Please use this identifier to cite or link to this item: http://www.repositorio.ufop.br/handle/123456789/6593
Title: Associations of life course socioeconomic position and job stress with carotid intima - media thickness. The brazilian longitudinal study of adult health (ELSA - Brasil).
Authors: Camelo, Lidyane do Valle
Gonçalves, Luana Giatti
Chor, Dóra
Griep, Rosane Härter
Benseñor, Isabela Judith Martins
Santos, Itamar de Souza
Kawachi, Ichiro
Barreto, Sandhi Maria
Keywords: Life course
Health inequalities
Socioeconomic position
Atherosclerosis
Cardiovascular disease
Issue Date: 2015
Citation: CAMELO, L. V. et al. Associations of life course socioeconomic position and job stress with carotid intima - media thickness. The brazilian longitudinal study of adult health (ELSA - Brasi ). Social Science & Medicine (1982), v. 141, p. 91-99, 2015. Disponível em: <http://www.sciencedirect.com/science/article/pii/S0277953615300484>. Acesso em: 16 jun. 2016.
Abstract: Rationale: The association between life course socioeconomic position (SEP) and subclinical atherosclerosis is not consistent across studies. Socioeconomic adversities early in life are related to an increased probability of a low occupational grade and more stressful jobs in adulthood. However, the role of job stress in explaining the life course social gradient in subclinical atherosclerosis is unknown. Objectives: To examine whether life course SEP is associated with carotid intima-media thickness (IMT) and to investigate whether this association is partially mediated by job stress. Methods: This study used baseline data (2008e2010) for 8806 current workers from ELSAeBrasil. Maternal education, social class of first occupation and social class of current occupation were used to evaluate childhood, youth and adulthood SEP, respectively. Accumulation of risk across the life course was also evaluated. Job stress was assessed by the Swedish Demande Controle Support Questionnaire. Directed acyclic graph and linear regression models were used. Results: Low childhood SEP was associated with increased IMT only in women, but low youth and adulthood SEP were associated with higher IMT in both genders. The simultaneous adjustment for all SEP indicators showed that only adulthood SEP continued to be associated with IMT. However, higher IMT values were observed among men and women sequentially exposed to low SEP in more than one period of life. High-strain jobs and low job control were not associated with IMT independent of SEP. Conclusion: Our results support a model of the cumulative effects of exposures to SEP across the life span because the highest IMT values were observed in individuals sequentially exposed to low SEP in more than one period of life. We did not find that job stress explained the association between life course SEP and IMT, suggesting that strategies to address socioeconomic inequalities in CVD should target additional steps beyond reducing job stress.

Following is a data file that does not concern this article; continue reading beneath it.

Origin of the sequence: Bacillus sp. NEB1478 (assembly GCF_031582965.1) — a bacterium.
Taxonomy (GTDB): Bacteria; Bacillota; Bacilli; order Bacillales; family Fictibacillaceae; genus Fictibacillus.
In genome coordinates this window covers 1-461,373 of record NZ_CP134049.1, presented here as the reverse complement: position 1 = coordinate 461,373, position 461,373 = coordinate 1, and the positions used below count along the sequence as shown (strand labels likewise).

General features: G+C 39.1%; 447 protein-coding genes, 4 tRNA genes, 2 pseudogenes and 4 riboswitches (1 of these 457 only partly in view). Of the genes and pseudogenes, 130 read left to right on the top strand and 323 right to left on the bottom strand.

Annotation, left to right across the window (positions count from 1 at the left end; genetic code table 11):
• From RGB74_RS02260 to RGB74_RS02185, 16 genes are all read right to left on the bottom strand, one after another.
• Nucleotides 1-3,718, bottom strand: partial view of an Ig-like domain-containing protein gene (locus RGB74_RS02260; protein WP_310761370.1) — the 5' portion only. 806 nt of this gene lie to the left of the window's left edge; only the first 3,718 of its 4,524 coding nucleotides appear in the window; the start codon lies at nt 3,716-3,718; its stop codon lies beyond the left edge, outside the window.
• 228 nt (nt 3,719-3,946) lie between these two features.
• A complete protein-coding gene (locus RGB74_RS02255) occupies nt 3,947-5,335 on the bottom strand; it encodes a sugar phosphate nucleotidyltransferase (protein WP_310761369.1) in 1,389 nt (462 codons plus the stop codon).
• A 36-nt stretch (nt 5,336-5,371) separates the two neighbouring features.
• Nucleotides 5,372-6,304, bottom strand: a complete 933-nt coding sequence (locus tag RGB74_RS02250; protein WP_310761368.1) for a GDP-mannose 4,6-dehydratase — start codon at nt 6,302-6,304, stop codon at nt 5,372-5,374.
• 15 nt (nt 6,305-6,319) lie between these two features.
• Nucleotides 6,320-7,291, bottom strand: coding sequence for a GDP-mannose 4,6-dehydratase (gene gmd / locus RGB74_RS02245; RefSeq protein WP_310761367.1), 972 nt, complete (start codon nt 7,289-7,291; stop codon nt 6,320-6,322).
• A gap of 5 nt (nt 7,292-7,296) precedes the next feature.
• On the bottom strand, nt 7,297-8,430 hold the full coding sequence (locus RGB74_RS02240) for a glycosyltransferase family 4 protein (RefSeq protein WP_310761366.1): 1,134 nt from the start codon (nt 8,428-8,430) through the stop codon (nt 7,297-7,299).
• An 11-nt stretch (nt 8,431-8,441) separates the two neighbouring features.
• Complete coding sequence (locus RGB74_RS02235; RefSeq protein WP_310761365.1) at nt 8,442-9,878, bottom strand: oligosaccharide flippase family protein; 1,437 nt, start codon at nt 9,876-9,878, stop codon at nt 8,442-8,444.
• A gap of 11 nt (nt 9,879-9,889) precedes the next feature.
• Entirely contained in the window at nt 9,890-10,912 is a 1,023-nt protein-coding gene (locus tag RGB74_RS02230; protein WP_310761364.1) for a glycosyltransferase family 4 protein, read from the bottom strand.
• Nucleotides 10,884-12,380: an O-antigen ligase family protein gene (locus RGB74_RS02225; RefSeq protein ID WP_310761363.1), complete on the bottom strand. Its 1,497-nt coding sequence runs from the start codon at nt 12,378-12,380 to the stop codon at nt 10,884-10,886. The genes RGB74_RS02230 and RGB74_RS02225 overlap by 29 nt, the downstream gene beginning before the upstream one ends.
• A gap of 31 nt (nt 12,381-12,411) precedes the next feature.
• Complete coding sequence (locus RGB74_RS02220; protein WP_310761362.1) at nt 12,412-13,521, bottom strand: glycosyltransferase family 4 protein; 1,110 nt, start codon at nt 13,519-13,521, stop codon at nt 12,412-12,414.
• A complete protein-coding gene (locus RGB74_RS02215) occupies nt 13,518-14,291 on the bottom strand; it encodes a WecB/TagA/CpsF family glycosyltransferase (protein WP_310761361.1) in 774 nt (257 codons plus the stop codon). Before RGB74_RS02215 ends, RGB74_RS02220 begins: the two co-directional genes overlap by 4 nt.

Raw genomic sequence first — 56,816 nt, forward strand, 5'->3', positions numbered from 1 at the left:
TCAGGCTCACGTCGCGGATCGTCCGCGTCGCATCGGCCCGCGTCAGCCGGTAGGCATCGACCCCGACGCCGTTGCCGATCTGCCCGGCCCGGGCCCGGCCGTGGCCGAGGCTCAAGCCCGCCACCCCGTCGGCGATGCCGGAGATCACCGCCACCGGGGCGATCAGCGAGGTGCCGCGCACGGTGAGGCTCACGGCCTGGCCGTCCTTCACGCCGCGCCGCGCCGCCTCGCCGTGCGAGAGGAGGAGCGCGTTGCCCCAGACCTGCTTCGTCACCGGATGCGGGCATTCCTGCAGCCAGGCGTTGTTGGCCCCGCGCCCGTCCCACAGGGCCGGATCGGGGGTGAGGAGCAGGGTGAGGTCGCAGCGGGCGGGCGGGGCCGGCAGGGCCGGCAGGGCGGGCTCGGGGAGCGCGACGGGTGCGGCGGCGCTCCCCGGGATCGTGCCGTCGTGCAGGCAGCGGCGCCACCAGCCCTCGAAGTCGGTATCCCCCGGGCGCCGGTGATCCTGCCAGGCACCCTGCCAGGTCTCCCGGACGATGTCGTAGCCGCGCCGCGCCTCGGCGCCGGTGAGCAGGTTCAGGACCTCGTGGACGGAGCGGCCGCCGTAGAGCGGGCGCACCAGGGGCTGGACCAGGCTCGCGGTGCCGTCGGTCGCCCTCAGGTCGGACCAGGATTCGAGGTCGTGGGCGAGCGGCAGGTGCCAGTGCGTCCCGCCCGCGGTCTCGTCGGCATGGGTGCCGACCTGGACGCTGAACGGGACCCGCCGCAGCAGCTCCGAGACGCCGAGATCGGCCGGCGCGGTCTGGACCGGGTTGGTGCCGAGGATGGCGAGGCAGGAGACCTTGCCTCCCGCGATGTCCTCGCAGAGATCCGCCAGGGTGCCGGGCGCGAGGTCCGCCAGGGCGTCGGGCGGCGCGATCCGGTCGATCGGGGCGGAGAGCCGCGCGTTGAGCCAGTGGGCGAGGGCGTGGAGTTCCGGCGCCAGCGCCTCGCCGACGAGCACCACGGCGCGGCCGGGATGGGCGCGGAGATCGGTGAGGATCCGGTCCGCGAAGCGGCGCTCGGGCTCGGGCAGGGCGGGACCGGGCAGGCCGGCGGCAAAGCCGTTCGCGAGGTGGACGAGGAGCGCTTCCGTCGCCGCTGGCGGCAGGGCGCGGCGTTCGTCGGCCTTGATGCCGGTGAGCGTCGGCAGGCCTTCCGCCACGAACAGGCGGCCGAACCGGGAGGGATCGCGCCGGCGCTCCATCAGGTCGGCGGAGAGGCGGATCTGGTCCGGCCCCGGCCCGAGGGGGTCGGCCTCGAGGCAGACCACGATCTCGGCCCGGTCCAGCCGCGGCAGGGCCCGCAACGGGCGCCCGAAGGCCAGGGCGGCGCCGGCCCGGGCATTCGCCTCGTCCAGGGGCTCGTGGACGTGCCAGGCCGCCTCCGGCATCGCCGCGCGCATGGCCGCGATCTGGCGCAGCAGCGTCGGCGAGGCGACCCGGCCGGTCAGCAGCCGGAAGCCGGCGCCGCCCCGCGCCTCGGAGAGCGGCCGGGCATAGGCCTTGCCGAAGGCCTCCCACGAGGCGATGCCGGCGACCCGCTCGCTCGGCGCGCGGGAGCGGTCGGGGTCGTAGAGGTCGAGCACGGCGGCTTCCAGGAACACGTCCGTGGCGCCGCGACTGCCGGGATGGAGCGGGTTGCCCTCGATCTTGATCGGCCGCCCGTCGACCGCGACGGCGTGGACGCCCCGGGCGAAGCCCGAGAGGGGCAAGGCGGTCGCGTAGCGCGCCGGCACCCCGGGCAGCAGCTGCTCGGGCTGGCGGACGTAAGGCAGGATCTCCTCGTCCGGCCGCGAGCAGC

URI: http://www.repositorio.ufop.br/handle/123456789/6593
ISSN: 02779536
metadata.dc.rights.license: O Periódico Social Science & Medicine concede permissão para depósito deste artigo no Repositório Institucional da UFOP. Número da licença: 3898200965182.
Appears in Collections:DENCS - Artigos publicados em periódicos

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